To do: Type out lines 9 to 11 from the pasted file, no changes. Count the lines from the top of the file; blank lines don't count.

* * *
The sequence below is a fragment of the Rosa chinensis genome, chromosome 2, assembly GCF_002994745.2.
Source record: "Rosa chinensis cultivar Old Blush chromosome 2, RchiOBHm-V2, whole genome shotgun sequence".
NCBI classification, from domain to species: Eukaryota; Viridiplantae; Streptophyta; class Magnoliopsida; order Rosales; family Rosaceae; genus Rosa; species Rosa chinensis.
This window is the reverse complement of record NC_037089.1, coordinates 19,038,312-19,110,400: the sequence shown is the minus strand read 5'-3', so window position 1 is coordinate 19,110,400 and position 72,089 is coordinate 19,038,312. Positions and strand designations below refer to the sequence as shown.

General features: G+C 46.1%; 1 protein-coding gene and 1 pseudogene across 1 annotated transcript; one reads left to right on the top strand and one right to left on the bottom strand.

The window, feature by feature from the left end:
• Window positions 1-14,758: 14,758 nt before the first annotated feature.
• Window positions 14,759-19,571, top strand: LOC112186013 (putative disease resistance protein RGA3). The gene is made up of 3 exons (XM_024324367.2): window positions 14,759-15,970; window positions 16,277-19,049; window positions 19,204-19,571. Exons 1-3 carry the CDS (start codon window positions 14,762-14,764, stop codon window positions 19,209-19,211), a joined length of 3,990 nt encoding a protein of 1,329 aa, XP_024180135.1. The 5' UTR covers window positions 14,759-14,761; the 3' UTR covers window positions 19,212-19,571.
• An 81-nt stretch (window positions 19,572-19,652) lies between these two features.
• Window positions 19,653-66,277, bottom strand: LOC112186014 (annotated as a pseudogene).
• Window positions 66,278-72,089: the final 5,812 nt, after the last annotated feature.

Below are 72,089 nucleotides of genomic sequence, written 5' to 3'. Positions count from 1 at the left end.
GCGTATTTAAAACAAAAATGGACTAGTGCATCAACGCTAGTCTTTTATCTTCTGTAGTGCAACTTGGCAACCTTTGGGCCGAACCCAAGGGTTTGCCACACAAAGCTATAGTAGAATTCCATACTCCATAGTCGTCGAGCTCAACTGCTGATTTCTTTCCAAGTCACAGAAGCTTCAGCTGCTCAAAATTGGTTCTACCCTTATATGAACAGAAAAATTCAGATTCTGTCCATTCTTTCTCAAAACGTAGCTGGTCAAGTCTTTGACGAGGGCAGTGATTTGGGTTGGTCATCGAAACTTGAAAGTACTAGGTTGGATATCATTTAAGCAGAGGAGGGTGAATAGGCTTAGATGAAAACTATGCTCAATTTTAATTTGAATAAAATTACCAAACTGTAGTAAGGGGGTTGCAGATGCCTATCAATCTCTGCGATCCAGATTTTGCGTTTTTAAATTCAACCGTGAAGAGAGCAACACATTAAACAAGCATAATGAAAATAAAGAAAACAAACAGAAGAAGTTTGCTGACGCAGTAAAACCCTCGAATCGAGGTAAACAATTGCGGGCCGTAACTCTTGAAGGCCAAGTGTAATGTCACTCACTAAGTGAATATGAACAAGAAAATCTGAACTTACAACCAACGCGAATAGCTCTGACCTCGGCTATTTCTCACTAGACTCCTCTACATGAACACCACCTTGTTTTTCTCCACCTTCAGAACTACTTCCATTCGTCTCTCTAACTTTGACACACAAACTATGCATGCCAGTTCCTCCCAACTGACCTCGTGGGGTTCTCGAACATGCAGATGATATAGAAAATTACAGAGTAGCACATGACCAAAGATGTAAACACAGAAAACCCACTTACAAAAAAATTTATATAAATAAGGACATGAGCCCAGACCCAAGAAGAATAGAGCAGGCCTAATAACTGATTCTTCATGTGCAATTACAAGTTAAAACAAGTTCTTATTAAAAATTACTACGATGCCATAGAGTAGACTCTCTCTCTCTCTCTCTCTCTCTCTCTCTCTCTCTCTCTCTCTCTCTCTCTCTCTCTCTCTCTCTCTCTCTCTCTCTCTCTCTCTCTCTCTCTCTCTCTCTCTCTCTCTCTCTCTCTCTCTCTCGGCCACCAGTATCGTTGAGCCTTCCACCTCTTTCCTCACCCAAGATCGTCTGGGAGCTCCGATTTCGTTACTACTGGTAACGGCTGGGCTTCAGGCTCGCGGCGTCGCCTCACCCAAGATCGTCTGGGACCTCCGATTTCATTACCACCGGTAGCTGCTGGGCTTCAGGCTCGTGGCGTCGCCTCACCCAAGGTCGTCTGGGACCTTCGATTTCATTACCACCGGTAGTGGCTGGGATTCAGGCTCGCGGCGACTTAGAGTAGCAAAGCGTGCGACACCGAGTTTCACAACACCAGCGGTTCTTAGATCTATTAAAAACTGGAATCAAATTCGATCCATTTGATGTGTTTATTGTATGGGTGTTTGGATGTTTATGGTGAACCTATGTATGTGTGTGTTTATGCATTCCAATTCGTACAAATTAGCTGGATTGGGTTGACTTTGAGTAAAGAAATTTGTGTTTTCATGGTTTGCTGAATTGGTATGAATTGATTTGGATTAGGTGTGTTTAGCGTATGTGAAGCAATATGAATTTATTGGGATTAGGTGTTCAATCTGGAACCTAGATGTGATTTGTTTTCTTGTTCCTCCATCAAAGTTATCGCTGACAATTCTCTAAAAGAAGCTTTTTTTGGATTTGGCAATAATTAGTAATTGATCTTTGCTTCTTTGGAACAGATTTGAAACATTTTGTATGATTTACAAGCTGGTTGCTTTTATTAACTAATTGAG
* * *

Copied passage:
• An 81-nt stretch (window positions 19,572-19,652) lies between these two features.
• Window positions 19,653-66,277, bottom strand: LOC112186014 (annotated as a pseudogene).
• Window positions 66,278-72,089: the final 5,812 nt, after the last annotated feature.